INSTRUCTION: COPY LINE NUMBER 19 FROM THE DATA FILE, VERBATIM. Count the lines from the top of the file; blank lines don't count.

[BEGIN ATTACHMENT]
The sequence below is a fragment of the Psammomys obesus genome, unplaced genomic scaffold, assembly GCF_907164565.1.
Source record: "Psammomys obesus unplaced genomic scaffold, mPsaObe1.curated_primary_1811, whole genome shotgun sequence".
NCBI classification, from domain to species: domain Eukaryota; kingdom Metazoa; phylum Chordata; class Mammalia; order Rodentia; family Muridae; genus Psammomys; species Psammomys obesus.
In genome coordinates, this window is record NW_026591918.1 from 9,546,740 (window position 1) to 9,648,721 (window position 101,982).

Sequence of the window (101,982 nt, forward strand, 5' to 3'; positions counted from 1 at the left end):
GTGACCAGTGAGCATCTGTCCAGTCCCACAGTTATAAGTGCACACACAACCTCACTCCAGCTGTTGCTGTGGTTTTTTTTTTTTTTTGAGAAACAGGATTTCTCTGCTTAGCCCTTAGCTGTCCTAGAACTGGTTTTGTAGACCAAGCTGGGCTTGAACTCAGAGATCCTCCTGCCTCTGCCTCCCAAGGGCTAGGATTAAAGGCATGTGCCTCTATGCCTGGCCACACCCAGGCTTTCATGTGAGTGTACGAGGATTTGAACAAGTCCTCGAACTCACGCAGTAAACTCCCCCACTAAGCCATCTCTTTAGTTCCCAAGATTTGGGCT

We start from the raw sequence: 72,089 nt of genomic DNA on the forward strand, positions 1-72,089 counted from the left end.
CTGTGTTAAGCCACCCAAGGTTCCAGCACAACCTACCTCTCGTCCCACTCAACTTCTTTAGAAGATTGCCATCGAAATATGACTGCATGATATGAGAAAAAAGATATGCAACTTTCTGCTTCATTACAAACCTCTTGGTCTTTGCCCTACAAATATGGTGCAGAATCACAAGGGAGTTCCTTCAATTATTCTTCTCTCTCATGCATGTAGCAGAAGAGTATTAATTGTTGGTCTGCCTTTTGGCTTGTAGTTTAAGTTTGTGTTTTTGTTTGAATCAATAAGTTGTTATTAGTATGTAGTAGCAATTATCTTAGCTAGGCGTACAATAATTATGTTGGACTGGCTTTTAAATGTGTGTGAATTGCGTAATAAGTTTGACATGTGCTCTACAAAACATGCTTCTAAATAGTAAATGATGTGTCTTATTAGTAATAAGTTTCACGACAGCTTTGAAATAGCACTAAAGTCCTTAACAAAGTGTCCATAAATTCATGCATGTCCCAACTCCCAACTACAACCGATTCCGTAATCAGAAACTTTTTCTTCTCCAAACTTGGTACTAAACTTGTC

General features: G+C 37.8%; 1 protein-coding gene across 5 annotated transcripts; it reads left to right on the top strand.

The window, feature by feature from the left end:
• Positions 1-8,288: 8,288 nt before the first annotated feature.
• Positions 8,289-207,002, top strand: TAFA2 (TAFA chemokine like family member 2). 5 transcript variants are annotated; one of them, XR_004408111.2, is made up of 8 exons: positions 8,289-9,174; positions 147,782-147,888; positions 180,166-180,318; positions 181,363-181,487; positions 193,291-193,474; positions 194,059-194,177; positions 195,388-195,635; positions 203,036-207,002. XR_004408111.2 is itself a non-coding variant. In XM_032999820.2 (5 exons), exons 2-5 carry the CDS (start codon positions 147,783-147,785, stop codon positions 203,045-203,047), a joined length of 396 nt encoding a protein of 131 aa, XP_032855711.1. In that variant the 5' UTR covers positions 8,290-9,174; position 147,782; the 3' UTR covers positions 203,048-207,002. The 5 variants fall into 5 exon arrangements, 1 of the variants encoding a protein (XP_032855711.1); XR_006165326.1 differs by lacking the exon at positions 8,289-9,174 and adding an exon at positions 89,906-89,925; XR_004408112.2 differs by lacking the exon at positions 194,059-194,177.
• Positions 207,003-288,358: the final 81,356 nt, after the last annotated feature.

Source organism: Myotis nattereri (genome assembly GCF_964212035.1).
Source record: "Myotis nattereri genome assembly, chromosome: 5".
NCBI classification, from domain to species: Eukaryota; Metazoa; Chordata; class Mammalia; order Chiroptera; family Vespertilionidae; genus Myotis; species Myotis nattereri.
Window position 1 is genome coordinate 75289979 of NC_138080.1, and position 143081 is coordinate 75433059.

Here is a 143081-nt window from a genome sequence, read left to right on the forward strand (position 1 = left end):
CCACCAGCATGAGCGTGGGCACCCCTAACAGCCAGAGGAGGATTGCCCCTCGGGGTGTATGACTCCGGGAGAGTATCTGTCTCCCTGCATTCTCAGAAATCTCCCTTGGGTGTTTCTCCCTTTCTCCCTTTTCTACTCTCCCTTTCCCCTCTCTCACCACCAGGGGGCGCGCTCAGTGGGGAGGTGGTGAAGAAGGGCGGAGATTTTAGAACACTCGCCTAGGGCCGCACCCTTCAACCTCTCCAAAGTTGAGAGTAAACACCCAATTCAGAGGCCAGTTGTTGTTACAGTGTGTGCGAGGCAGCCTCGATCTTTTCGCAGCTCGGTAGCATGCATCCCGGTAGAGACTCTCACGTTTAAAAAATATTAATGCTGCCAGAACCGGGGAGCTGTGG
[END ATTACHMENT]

CCACCAGCATGAGCGTGGGCACCCCTAACAGCCAGAGGAGGATTGCCCCTCGGGGTGTATGACTCCGGGAGAGTATCTGTCTCCCTGCATTCTCAGAAATCTCCCTTGGGTGTTTCTCCCTTTCTCCCTTTTCTACTCTCCCTTTCCCCTCTCTCACCACCAGGGGGCGCGCTCAGTGGGGAGGTGGTGAAGAAGGGCGGAGATTTTAGAACACTCGCCTAGGGCCGCACCCTTCAACCTCTCCAAAGTTGAGAGTAAACACCCAATTCAGAGGCCAGTTGTTGTTACAGTGTGTGCGAGGCAGCCTCGATCTTTTCGCAGCTCGGTAGCATGCATCCCGGTAGAGACTCTCACGTTTAAAAAATATTAATGCTGCCAGAACCGGGGAGCTGTGG